Q6. After the long years of stalemate, the history of Korean Peninsula is about to move onto the next level. Some say tourism can serve as a breakthrough in South-North relation leading to the reconciliation. In fact, two Koreas have a history of building amicable relations of social, cultural and economic exchanges by introducing Mt. Kumkang tour program 1998-2008. In the current situation, what is your opinion about the prospect of tourism between South-North Korea?


It’s a complex issue. You’ve had some successes and some failures with DMZ tourism. I think it has tremendous potential for the North welcoming the South, and tremendous economic development from that. Moving beyond the occasional family connection to the casual South Korean visitor. It also has the potential to jobs. Something we don’t often think about is that international inbound tourism is an export economy because the international visitor comes with their currency and spends it in your country. Just think of all the South Korean won that would come into North Korea and that would be a boon to their economy. I also think that the world doesn’t know how interesting South Korea is. You could benefit from international inbound tourism where people could come and visit North and South on the same trip—it would be a huge benefit to both, and it would really get free publicity from around the world if packages were available. Everyone would be curious to see North Korea, but you could see both and both countries would develop. Tourism is complex—people underrate that. You need to develop infrastructure and hospital skills. It would be best to start from Korea-to-Korea, and then expand from there.


 


Q7. What do you think the tourism of the future looks like? How do you think it can or should change?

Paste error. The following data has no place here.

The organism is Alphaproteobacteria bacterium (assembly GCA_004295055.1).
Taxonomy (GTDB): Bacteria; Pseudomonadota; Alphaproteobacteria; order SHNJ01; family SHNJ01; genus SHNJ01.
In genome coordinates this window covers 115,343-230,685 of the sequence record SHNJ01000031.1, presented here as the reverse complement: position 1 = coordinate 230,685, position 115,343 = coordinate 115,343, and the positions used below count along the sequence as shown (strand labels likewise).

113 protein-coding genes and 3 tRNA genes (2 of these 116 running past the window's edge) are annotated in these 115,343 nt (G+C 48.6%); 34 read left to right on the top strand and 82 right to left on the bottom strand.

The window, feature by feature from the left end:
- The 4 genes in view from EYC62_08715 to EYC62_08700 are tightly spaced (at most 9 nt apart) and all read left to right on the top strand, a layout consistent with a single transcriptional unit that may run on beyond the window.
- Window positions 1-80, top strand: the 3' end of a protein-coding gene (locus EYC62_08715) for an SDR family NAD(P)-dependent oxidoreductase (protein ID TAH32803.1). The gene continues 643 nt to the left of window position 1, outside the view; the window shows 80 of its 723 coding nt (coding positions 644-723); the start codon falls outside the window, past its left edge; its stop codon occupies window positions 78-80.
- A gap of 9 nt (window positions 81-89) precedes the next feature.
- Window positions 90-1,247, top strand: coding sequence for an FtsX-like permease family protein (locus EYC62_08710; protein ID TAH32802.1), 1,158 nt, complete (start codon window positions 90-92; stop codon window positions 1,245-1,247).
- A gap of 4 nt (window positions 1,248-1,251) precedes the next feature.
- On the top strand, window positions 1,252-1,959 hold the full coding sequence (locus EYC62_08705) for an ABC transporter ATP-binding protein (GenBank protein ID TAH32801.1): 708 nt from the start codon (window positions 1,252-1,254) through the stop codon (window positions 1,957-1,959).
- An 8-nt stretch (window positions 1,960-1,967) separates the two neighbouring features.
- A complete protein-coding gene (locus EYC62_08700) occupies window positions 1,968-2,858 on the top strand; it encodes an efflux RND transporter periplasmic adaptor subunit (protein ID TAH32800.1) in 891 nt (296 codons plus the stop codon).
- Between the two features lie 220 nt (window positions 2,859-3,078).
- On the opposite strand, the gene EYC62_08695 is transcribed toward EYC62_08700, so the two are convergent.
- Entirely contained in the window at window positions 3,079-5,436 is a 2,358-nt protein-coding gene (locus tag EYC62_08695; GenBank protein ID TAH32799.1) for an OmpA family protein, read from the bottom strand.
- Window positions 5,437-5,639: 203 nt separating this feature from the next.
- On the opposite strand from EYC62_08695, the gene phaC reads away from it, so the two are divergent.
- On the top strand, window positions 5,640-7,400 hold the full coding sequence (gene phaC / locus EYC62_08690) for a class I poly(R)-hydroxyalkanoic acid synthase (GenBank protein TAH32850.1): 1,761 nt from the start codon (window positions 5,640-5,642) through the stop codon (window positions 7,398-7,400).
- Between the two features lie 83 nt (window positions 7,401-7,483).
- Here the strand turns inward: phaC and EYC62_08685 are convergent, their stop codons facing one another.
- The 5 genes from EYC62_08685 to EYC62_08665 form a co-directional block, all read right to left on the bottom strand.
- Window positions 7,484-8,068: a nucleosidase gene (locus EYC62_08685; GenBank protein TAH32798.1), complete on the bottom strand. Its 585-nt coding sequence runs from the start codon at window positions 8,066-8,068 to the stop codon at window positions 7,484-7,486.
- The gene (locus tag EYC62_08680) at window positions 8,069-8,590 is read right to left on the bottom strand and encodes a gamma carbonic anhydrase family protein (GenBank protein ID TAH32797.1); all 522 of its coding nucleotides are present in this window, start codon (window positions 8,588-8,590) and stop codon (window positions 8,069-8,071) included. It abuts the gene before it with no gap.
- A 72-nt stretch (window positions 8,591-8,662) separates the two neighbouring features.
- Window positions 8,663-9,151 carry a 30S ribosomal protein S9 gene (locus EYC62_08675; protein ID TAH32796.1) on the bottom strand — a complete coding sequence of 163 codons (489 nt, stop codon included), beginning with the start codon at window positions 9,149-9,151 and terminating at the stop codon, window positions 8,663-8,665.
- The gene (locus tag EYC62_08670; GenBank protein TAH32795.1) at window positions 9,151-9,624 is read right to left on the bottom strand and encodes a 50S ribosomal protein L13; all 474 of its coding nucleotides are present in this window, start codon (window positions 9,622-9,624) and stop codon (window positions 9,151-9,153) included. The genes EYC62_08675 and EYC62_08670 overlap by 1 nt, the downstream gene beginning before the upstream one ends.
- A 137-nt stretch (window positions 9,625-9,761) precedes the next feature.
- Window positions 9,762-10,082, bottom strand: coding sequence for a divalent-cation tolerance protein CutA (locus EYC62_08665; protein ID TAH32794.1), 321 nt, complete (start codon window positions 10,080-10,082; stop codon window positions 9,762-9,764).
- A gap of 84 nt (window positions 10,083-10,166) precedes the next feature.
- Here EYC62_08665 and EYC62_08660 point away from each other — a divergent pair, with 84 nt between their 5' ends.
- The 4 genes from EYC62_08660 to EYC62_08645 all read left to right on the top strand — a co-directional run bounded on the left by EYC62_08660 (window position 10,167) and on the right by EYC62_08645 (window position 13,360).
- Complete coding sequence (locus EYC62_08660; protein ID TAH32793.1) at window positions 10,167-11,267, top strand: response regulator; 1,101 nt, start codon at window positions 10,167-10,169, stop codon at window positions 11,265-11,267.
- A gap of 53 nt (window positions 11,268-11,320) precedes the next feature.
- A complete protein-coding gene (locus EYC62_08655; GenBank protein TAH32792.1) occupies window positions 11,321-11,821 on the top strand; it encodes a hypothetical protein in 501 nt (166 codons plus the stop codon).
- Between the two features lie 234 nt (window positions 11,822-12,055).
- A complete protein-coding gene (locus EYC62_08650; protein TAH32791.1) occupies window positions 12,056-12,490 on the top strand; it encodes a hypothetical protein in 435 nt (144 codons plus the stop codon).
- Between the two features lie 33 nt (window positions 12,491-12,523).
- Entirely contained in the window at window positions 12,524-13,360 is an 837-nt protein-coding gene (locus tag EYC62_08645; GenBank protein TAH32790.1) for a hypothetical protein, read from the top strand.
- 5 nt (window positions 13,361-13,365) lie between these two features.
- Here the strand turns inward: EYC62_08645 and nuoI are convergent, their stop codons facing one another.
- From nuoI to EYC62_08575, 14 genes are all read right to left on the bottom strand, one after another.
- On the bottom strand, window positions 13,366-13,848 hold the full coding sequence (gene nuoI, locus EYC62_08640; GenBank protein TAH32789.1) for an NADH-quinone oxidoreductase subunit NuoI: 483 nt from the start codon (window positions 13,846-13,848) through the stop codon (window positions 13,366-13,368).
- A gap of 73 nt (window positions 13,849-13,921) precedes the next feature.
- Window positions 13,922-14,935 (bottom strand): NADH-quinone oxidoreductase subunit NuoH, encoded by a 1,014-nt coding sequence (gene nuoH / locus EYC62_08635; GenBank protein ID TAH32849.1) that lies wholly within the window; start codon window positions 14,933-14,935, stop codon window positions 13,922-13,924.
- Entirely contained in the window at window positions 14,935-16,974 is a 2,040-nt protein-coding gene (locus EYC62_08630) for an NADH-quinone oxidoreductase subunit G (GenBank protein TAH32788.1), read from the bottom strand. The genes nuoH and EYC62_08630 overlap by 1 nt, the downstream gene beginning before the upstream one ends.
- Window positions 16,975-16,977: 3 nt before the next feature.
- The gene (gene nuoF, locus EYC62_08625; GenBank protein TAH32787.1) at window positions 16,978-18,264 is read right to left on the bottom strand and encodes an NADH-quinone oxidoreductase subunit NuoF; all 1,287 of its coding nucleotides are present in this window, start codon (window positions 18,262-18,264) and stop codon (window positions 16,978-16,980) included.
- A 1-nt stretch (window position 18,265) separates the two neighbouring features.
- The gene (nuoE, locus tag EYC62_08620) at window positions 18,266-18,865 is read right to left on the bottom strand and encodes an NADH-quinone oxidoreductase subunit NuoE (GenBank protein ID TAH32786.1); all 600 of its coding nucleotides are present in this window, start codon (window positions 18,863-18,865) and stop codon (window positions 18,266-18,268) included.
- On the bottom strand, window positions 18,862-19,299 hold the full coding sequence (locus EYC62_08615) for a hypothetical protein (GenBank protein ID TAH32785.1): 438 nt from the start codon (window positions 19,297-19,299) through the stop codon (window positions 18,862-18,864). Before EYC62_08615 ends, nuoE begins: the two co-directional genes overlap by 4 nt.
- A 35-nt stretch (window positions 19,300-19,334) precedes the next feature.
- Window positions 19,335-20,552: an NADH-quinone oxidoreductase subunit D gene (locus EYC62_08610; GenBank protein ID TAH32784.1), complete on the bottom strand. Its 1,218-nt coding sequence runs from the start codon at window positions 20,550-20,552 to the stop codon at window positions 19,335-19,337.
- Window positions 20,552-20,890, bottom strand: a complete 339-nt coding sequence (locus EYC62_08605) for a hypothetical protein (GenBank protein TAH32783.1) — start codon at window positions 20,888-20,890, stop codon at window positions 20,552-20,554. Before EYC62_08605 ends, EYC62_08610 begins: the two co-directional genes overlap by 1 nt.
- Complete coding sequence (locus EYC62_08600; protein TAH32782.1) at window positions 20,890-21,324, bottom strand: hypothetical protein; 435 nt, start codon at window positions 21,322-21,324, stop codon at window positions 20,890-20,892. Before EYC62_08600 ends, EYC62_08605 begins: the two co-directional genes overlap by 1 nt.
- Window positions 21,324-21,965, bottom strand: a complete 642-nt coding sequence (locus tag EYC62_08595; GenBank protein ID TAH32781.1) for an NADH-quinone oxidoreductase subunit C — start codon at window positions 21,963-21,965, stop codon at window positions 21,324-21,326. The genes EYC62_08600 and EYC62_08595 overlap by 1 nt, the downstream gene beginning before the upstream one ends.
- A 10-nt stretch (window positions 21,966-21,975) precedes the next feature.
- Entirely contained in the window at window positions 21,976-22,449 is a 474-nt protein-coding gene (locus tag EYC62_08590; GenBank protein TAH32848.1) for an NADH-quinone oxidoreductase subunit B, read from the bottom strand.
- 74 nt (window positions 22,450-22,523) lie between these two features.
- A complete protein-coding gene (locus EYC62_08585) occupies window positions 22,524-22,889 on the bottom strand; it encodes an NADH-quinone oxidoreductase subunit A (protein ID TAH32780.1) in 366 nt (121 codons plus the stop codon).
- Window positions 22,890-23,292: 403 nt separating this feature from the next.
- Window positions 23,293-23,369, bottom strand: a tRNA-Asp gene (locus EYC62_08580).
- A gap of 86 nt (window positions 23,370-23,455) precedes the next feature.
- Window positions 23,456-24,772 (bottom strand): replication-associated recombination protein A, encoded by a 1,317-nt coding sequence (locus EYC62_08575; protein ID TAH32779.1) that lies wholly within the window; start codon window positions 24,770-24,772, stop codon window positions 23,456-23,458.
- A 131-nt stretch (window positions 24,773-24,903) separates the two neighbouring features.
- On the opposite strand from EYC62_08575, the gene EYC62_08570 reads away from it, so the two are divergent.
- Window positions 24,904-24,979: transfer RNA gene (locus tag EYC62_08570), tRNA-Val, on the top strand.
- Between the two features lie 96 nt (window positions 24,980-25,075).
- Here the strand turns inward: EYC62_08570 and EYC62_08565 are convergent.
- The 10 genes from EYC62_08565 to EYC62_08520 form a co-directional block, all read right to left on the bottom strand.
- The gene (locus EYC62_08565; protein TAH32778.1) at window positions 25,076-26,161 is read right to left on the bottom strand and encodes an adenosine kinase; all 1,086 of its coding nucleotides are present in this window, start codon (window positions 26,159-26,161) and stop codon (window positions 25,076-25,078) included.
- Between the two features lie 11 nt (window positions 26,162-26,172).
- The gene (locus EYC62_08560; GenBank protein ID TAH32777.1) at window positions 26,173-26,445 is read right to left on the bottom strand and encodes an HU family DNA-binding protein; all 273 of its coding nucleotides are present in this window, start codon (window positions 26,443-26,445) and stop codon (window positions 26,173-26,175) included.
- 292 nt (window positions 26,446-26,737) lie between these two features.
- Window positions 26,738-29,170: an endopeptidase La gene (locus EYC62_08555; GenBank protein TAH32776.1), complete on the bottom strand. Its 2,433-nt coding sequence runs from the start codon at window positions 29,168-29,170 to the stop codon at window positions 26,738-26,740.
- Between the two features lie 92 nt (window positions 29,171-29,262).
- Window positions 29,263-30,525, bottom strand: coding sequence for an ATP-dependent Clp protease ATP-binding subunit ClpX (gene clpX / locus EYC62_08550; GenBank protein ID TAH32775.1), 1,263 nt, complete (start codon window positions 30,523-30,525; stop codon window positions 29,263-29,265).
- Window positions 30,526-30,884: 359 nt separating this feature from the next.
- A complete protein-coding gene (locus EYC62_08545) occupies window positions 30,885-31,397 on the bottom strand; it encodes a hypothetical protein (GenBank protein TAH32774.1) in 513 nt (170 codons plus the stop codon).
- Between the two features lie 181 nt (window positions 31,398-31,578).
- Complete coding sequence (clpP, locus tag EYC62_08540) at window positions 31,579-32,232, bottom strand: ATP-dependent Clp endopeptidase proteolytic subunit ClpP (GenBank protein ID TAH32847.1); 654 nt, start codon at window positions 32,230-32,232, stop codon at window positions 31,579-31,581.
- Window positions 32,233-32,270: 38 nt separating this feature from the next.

We’ve got to figure out ways to disperse travelers. We have 7.5 billion people on the planet, and many capital cities are overcrowded with visitors and annoying citizens. We’ve got that issue already and the world population isn’t finished growing. Whatever problems we face today need immediate solutions. A key piece is that we need to develop more destinations. We need to disperse the visitor in two ways: we need to give them more places to go to and then promote them effectively, because visitors tend to just want to go to the iconic places they’ve heard of. All the discount air carriers just go to the places they already know. So there’s a capacity issue and a promotional issue. We can’t just keep sending people to the same sights in the same cities. Another way is to disperse in terms of time of day and time of year. You can argue that China’s Golden Week is an unsustainable activity by having millions and millions of Chinese travelers all travel the same week—now that’s a cultural and political issue, but it creates an unsustainable issue. Europeans have the tradition of taking the month of August off, so tourist infrastructure is overloaded every year in August. We can’t keep choking airports and hotels and features. We’re reaching critical points in many places.